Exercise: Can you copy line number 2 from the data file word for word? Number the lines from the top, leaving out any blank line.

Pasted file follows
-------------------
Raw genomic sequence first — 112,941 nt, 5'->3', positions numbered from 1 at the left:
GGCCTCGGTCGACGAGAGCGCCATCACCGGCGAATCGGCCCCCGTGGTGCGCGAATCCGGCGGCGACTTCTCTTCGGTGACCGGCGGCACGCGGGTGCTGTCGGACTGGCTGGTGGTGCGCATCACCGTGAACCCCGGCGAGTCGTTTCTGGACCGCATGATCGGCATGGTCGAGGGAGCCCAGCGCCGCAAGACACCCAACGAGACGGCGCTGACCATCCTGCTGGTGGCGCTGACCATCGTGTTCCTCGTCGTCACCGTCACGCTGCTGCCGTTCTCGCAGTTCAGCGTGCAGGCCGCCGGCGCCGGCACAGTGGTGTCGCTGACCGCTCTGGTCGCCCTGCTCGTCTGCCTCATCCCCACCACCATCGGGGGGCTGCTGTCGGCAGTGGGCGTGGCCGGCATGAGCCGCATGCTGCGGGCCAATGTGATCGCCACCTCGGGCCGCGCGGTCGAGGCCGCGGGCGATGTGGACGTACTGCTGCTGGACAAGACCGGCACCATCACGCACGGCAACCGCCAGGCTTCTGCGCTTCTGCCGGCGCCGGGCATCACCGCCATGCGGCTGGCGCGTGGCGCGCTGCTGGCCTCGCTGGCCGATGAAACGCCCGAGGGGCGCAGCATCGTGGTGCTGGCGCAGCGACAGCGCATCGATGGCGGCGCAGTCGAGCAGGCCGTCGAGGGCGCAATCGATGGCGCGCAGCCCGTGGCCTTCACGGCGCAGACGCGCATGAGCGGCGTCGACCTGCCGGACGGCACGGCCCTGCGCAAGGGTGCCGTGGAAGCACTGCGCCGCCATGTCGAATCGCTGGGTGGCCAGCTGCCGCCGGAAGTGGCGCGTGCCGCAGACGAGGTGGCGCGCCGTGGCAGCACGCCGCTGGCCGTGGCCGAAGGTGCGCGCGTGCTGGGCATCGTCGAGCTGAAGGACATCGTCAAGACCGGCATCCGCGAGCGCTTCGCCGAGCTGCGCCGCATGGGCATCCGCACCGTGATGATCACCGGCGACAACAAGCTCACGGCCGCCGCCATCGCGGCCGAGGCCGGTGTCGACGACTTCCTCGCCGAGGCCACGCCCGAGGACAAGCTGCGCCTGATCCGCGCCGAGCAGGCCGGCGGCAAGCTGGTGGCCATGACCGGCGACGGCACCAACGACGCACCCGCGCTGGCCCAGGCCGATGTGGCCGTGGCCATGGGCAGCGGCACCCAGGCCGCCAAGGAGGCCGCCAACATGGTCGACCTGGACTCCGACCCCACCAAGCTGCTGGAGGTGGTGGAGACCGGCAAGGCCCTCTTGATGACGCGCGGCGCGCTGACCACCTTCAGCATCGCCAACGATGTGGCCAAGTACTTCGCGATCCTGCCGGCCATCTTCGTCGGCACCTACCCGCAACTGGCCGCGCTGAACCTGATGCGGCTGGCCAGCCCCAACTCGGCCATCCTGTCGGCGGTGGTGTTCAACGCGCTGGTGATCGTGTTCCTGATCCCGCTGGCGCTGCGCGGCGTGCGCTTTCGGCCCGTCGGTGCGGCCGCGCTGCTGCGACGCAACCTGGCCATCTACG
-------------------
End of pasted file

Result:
GGCCTCGGTCGACGAGAGCGCCATCACCGGCGAATCGGCCCCCGTGGTGCGCGAATCCGGCGGCGACTTCTCTTCGGTGACCGGCGGCACGCGGGTGCTGTCGGACTGGCTGGTGGTGCGCATCACCGTGAACCCCGGCGAGTCGTTTCTGGACCGCATGATCGGCATGGTCGAGGGAGCCCAGCGCCGCAAGACACCCAACGAGACGGCGCTGACCATCCTGCTGGTGGCGCTGACCATCGTGTTCCTCGTCGTCACCGTCACGCTGCTGCCGTTCTCGCAGTTCAGCGTGCAGGCCGCCGGCGCCGGCACAGTGGTGTCGCTGACCGCTCTGGTCGCCCTGCTCGTCTGCCTCATCCCCACCACCATCGGGGGGCTGCTGTCGGCAGTGGGCGTGGCCGGCATGAGCCGCATGCTGCGGGCCAATGTGATCGCCACCTCGGGCCGCGCGGTCGAGGCCGCGGGCGATGTGGACGTACTGCTGCTGGACAAGACCGGCACCATCACGCACGGCAACCGCCAGGCTTCTGCGCTTCTGCCGGCGCCGGGCATCACCGCCATGCGGCTGGCGCGTGGCGCGCTGCTGGCCTCGCTGGCCGATGAAACGCCCGAGGGGCGCAGCATCGTGGTGCTGGCGCAGCGACAGCGCATCGATGGCGGCGCAGTCGAGCAGGCCGTCGAGGGCGCAATCGATGGCGCGCAGCCCGTGGCCTTCACGGCGCAGACGCGCATGAGCGGCGTCGACCTGCCGGACGGCACGGCCCTGCGCAAGGGTGCCGTGGAAGCACTGCGCCGCCATGTCGAATCGCTGGGTGGCCAGCTGCCGCCGGAAGTGGCGCGTGCCGCAGACGAGGTGGCGCGCCGTGGCAGCACGCCGCTGGCCGTGGCCGAAGGTGCGCGCGTGCTGGGCATCGTCGAGCTGAAGGACATCGTCAAGACCGGCATCCGCGAGCGCTTCGCCGAGCTGCGCCGCATGGGCATCCGCACCGTGATGATCACCGGCGACAACAAGCTCACGGCCGCCGCCATCGCGGCCGAGGCCGGTGTCGACGACTTCCTCGCCGAGGCCACGCCCGAGGACAAGCTGCGCCTGATCCGCGCCGAGCAGGCCGGCGGCAAGCTGGTGGCCATGACCGGCGACGGCACCAACGACGCACCCGCGCTGGCCCAGGCCGATGTGGCCGTGGCCATGGGCAGCGGCACCCAGGCCGCCAAGGAGGCCGCCAACATGGTCGACCTGGACTCCGACCCCACCAAGCTGCTGGAGGTGGTGGAGACCGGCAAGGCCCTCTTGATGACGCGCGGCGCGCTGACCACCTTCAGCATCGCCAACGATGTGGCCAAGTACTTCGCGATCCTGCCGGCCATCTTCGTCGGCACCTACCCGCAACTGGCCGCGCTGAACCTGATGCGGCTGGCCAGCCCCAACTCGGCCATCCTGTCGGCGGTGGTGTTCAACGCGCTGGTGATCGTGTTCCTGATCCCGCTGGCGCTGCGCGGCGTGCGCTTTCGGCCCGTCGGTGCGGCCGCGCTGCTGCGACGCAACCTGGCCATCTACG